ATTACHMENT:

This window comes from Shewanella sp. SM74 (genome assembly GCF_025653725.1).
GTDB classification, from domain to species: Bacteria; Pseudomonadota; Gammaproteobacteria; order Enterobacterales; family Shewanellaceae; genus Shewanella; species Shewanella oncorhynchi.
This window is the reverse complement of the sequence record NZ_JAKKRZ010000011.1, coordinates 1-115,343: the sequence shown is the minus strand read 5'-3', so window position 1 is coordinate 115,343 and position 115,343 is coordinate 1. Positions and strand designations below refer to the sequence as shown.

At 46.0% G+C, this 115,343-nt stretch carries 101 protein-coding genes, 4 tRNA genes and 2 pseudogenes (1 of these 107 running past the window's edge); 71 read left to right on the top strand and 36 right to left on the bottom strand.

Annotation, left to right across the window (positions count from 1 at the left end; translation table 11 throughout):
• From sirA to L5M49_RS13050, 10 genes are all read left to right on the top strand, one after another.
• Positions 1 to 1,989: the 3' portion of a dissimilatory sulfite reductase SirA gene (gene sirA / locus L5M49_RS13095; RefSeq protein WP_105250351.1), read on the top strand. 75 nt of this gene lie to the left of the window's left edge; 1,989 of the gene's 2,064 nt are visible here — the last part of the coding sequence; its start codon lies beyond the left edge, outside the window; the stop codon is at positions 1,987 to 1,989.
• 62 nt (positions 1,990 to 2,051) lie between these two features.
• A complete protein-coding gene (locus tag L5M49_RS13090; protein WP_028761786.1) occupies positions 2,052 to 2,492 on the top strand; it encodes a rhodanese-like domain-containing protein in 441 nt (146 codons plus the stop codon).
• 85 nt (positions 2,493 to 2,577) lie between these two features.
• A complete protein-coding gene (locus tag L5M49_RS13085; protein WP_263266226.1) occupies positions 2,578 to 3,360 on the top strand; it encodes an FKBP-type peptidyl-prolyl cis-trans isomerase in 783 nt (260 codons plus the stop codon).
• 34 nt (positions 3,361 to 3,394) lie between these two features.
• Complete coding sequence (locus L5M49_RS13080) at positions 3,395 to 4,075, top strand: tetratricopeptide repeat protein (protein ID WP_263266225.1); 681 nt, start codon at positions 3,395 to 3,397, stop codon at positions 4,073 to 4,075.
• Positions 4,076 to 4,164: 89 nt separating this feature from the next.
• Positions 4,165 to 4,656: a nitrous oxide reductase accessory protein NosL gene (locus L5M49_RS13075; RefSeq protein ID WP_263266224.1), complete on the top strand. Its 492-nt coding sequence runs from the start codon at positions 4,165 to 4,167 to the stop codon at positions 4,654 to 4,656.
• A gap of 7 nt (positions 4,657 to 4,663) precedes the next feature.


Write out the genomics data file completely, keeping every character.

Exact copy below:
This window comes from Shewanella sp. SM74 (genome assembly GCF_025653725.1).
GTDB classification, from domain to species: Bacteria; Pseudomonadota; Gammaproteobacteria; order Enterobacterales; family Shewanellaceae; genus Shewanella; species Shewanella oncorhynchi.
This window is the reverse complement of the sequence record NZ_JAKKRZ010000011.1, coordinates 1-115,343: the sequence shown is the minus strand read 5'-3', so window position 1 is coordinate 115,343 and position 115,343 is coordinate 1. Positions and strand designations below refer to the sequence as shown.

At 46.0% G+C, this 115,343-nt stretch carries 101 protein-coding genes, 4 tRNA genes and 2 pseudogenes (1 of these 107 running past the window's edge); 71 read left to right on the top strand and 36 right to left on the bottom strand.

Annotation, left to right across the window (positions count from 1 at the left end; translation table 11 throughout):
• From sirA to L5M49_RS13050, 10 genes are all read left to right on the top strand, one after another.
• Positions 1 to 1,989: the 3' portion of a dissimilatory sulfite reductase SirA gene (gene sirA / locus L5M49_RS13095; RefSeq protein WP_105250351.1), read on the top strand. 75 nt of this gene lie to the left of the window's left edge; 1,989 of the gene's 2,064 nt are visible here — the last part of the coding sequence; its start codon lies beyond the left edge, outside the window; the stop codon is at positions 1,987 to 1,989.
• 62 nt (positions 1,990 to 2,051) lie between these two features.
• A complete protein-coding gene (locus tag L5M49_RS13090; protein WP_028761786.1) occupies positions 2,052 to 2,492 on the top strand; it encodes a rhodanese-like domain-containing protein in 441 nt (146 codons plus the stop codon).
• 85 nt (positions 2,493 to 2,577) lie between these two features.
• A complete protein-coding gene (locus tag L5M49_RS13085; protein WP_263266226.1) occupies positions 2,578 to 3,360 on the top strand; it encodes an FKBP-type peptidyl-prolyl cis-trans isomerase in 783 nt (260 codons plus the stop codon).
• 34 nt (positions 3,361 to 3,394) lie between these two features.
• Complete coding sequence (locus L5M49_RS13080) at positions 3,395 to 4,075, top strand: tetratricopeptide repeat protein (protein ID WP_263266225.1); 681 nt, start codon at positions 3,395 to 3,397, stop codon at positions 4,073 to 4,075.
• Positions 4,076 to 4,164: 89 nt separating this feature from the next.
• Positions 4,165 to 4,656: a nitrous oxide reductase accessory protein NosL gene (locus L5M49_RS13075; RefSeq protein ID WP_263266224.1), complete on the top strand. Its 492-nt coding sequence runs from the start codon at positions 4,165 to 4,167 to the stop codon at positions 4,654 to 4,656.
• A gap of 7 nt (positions 4,657 to 4,663) precedes the next feature.